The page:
HC Deb 03 June 1943 vol 390 cc454-8

There shall be added to paragraph so of Part I of the Seventh Schedule to the Finance (No. 2) Act, 1939, as amended by Subsection (5) of Section thirty-three of the Finance Act, 1940, the following subparagraph: (3) Any person who is dissatisfied with a decision of the Commissioners under this paragraph may appeal to the board of referees."—[Major Gates.]

Brought up, and read the First time.

Major Gates

I beg to move, "That the Clause be read a Second time."

I am seeking the indulgence of the Chancellor in putting forward this new Clause, because my hon. Friend the Member for Stockport (Sir A. Gridley) had hoped to be here to move it himself, and I have only my recollections of talks with my hon. Friend to guide me in this matter. This Clause and the one that follows deal with the discretion of the Commissioners. We feel that in the paragraph referred to it is too limited. I wanted to put down a Clause widening their discretion, but it was finally decided to try to get the Chancellor to agree to a Clause giving a right of appeal to the Board of Referees. The sort of trouble that the Clause seeks to correct, if I may give an example, is the case of a company which was director-controlled before the war, but which is not controlled in the E.P.T. period. It usually has the directors' remuneration disallowed as if it were controlled, but the percentage on extra capital is reduced from 8 to 6 per cent. The company is therefore treated as director-controlled as far as the directors' remuneration is concerned and as non-director-controlled as far as the percentage on new capital is concerned. The Revenue thus has the best of both worlds. That is what the discretion of the Commissioners amounts to. And as it can be exercised either way sympathetically or harshly it was felt that it was only just and equitable that power should be given to the taxpayer to appeal to the Board of Referees.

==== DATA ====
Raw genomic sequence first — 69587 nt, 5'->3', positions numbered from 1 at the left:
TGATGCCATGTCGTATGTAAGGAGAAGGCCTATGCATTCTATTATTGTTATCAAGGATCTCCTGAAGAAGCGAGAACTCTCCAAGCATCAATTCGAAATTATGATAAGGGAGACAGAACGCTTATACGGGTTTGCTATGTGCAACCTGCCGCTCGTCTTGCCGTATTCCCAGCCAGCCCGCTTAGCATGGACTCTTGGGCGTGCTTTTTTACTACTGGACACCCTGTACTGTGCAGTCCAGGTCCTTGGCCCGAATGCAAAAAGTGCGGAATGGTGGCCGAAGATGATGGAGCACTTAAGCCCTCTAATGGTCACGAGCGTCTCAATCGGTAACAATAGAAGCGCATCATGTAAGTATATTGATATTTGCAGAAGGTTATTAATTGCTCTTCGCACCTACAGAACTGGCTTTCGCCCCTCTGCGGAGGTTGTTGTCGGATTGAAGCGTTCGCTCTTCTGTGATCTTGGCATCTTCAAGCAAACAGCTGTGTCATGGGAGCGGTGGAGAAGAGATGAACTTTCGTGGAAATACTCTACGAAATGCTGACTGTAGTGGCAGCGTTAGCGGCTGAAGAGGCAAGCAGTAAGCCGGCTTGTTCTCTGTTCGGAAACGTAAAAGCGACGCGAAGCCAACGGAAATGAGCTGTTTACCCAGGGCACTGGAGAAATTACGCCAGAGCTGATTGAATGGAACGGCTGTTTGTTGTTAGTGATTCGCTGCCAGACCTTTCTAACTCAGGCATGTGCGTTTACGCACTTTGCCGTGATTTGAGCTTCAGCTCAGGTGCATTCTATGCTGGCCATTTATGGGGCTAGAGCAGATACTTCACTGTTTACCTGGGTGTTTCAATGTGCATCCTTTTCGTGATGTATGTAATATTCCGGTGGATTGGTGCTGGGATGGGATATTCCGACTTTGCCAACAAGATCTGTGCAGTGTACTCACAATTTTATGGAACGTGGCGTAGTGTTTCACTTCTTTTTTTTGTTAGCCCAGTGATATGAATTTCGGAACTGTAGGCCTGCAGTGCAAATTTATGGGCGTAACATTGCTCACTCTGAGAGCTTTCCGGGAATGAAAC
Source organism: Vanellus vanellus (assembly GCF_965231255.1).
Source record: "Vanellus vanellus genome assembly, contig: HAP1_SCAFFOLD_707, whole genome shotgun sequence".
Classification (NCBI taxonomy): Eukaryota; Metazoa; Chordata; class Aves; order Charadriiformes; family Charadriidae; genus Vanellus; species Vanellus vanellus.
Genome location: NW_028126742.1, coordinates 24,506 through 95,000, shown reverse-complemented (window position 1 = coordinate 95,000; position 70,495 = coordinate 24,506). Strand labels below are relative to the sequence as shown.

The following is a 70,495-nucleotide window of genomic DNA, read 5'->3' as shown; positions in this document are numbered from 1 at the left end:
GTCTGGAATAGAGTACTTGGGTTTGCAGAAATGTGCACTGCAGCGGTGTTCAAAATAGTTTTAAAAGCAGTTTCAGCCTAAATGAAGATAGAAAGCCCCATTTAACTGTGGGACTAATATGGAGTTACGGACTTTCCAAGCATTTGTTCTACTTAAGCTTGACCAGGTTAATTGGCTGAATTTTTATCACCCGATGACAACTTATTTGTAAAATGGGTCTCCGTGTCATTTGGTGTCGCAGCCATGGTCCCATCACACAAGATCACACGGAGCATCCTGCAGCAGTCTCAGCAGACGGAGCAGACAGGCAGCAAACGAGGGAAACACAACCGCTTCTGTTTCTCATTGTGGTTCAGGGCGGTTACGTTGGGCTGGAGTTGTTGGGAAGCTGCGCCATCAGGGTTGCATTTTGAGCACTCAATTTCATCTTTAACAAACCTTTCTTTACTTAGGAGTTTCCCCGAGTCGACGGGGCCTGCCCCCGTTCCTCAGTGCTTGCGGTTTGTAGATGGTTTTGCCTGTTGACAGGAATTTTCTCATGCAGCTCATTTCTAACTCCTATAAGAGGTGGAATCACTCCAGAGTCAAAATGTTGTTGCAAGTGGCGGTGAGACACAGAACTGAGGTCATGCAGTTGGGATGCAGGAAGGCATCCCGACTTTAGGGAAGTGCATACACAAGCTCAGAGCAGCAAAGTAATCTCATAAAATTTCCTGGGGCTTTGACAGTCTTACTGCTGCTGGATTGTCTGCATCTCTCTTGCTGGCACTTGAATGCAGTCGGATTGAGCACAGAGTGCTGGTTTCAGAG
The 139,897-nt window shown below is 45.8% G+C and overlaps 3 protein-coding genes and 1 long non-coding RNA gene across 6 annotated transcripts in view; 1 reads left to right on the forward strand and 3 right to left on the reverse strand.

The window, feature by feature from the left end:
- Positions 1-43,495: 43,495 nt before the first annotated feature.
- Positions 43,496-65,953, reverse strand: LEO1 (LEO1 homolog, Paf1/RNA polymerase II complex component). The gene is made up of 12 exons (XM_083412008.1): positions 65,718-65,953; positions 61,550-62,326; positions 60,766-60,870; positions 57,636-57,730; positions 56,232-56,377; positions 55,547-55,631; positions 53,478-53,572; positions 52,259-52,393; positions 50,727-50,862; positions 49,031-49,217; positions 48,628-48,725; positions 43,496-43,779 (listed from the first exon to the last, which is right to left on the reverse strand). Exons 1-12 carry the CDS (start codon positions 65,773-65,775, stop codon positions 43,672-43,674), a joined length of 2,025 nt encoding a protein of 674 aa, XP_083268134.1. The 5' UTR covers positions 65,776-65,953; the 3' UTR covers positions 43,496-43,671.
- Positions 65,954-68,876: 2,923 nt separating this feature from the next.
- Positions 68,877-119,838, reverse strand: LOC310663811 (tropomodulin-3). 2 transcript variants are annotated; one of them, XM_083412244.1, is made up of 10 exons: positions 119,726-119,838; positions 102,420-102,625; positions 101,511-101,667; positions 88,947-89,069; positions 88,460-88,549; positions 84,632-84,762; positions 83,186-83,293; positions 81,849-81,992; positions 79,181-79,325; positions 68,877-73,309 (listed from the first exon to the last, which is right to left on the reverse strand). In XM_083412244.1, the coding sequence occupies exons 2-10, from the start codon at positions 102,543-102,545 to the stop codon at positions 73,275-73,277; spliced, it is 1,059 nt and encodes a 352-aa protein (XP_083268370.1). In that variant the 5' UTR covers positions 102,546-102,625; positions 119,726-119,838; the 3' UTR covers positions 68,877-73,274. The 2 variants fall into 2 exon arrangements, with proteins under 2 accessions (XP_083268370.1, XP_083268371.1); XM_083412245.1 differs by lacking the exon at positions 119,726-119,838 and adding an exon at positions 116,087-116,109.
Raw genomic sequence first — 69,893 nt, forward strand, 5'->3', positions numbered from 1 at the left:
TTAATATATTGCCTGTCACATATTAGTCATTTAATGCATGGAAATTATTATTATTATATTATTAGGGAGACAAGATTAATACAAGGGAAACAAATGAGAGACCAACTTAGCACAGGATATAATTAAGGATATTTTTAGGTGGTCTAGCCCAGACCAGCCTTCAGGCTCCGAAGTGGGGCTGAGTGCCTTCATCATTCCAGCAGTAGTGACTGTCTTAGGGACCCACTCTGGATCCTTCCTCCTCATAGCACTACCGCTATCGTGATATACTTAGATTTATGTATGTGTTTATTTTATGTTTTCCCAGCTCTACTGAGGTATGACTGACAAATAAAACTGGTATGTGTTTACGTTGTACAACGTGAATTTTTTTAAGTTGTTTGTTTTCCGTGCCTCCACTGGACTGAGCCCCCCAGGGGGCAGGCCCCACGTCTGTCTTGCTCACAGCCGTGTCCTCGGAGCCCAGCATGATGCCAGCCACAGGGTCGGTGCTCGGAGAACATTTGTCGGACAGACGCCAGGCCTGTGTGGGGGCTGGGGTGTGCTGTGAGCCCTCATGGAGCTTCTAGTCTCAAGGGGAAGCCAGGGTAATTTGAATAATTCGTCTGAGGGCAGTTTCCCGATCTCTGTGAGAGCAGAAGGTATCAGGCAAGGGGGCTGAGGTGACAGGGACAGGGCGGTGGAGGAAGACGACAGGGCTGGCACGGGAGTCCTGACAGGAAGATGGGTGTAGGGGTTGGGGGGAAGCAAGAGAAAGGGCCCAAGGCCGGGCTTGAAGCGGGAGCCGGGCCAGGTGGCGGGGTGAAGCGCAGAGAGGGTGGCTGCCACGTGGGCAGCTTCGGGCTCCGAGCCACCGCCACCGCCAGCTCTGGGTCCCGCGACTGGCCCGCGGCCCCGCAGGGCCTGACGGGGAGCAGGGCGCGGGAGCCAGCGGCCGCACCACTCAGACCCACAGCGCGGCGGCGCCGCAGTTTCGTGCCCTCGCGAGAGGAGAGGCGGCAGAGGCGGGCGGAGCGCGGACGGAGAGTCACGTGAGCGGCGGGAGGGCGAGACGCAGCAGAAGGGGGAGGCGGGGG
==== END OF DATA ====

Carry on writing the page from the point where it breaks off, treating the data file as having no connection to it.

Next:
Another example of what we are trying to get at is a company which was not controlled pre-war but is director-controlled in the E.P.T. period and has its standard reduced by deducting the directors' salaries, and its E.P.T. profit increased by adding those salaries. Here the discretion of the Commissioners is limited although they may give a countervailing advantage by the extra 2 per cent. which is allowed on increased capital. But there may be little or no increased capital so the 2 per cent. may be inadequate to cover the difference, and thus the discretion of the Commissioners is inadequate and not wide enough. So if the alternative of giving the Commissioners wider discretion is not taken it seems only fair that the taxpayer should have a right of appeal to the Board of Referees.

Sir Arnold Gridley (Stockport)

I do not think there is much that I need add after the very clear way in which my hon. and gallant Friend has moved the Clause. There is a wide desire to have the right to bring the decision of the Commissioners before the Board of Referees, and I think I might ask the Chancellor to be accommodating to us, because all we are asking for is that greater discretion should be given to the consideration of these questions and that, where injustice is felt, those aggrieved should have the right to go from the bureaucratic decision of the Commissioners to a Board of Referees, which, after all, has its justification and its being for the purpose of dealing with matters of this kind.

The Attorney-General